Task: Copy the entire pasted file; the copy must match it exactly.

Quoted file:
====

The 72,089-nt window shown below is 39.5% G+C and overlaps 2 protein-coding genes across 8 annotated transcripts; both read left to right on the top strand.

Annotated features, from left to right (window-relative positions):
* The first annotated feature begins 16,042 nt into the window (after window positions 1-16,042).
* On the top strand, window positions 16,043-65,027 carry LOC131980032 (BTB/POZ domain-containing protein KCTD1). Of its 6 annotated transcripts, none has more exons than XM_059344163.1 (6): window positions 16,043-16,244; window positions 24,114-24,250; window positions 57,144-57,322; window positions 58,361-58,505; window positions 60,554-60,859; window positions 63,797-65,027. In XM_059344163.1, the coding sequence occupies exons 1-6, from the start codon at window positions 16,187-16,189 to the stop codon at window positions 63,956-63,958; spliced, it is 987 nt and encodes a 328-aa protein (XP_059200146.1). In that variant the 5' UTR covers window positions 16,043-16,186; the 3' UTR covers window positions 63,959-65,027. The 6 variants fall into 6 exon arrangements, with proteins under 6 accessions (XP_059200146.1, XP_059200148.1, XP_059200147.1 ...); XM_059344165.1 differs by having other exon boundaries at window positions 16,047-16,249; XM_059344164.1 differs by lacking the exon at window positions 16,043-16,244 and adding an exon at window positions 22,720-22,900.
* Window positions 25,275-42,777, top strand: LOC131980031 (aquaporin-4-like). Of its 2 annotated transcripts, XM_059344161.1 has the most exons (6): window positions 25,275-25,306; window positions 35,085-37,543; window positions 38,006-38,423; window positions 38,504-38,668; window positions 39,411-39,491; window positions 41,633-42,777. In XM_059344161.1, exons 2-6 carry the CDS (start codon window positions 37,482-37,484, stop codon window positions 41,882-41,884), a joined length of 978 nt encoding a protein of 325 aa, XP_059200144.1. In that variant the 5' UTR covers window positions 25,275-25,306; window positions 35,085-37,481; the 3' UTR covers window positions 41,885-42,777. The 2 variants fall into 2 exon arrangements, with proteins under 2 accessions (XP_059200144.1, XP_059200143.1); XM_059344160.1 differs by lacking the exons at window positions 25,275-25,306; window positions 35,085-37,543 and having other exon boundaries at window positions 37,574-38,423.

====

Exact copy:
The 72,089-nt window shown below is 39.5% G+C and overlaps 2 protein-coding genes across 8 annotated transcripts; both read left to right on the top strand.

Annotated features, from left to right (window-relative positions):
* The first annotated feature begins 16,042 nt into the window (after window positions 1-16,042).
* On the top strand, window positions 16,043-65,027 carry LOC131980032 (BTB/POZ domain-containing protein KCTD1). Of its 6 annotated transcripts, none has more exons than XM_059344163.1 (6): window positions 16,043-16,244; window positions 24,114-24,250; window positions 57,144-57,322; window positions 58,361-58,505; window positions 60,554-60,859; window positions 63,797-65,027. In XM_059344163.1, the coding sequence occupies exons 1-6, from the start codon at window positions 16,187-16,189 to the stop codon at window positions 63,956-63,958; spliced, it is 987 nt and encodes a 328-aa protein (XP_059200146.1). In that variant the 5' UTR covers window positions 16,043-16,186; the 3' UTR covers window positions 63,959-65,027. The 6 variants fall into 6 exon arrangements, with proteins under 6 accessions (XP_059200146.1, XP_059200148.1, XP_059200147.1 ...); XM_059344165.1 differs by having other exon boundaries at window positions 16,047-16,249; XM_059344164.1 differs by lacking the exon at window positions 16,043-16,244 and adding an exon at window positions 22,720-22,900.
* Window positions 25,275-42,777, top strand: LOC131980031 (aquaporin-4-like). Of its 2 annotated transcripts, XM_059344161.1 has the most exons (6): window positions 25,275-25,306; window positions 35,085-37,543; window positions 38,006-38,423; window positions 38,504-38,668; window positions 39,411-39,491; window positions 41,633-42,777. In XM_059344161.1, exons 2-6 carry the CDS (start codon window positions 37,482-37,484, stop codon window positions 41,882-41,884), a joined length of 978 nt encoding a protein of 325 aa, XP_059200144.1. In that variant the 5' UTR covers window positions 25,275-25,306; window positions 35,085-37,481; the 3' UTR covers window positions 41,885-42,777. The 2 variants fall into 2 exon arrangements, with proteins under 2 accessions (XP_059200144.1, XP_059200143.1); XM_059344160.1 differs by lacking the exons at window positions 25,275-25,306; window positions 35,085-37,543 and having other exon boundaries at window positions 37,574-38,423.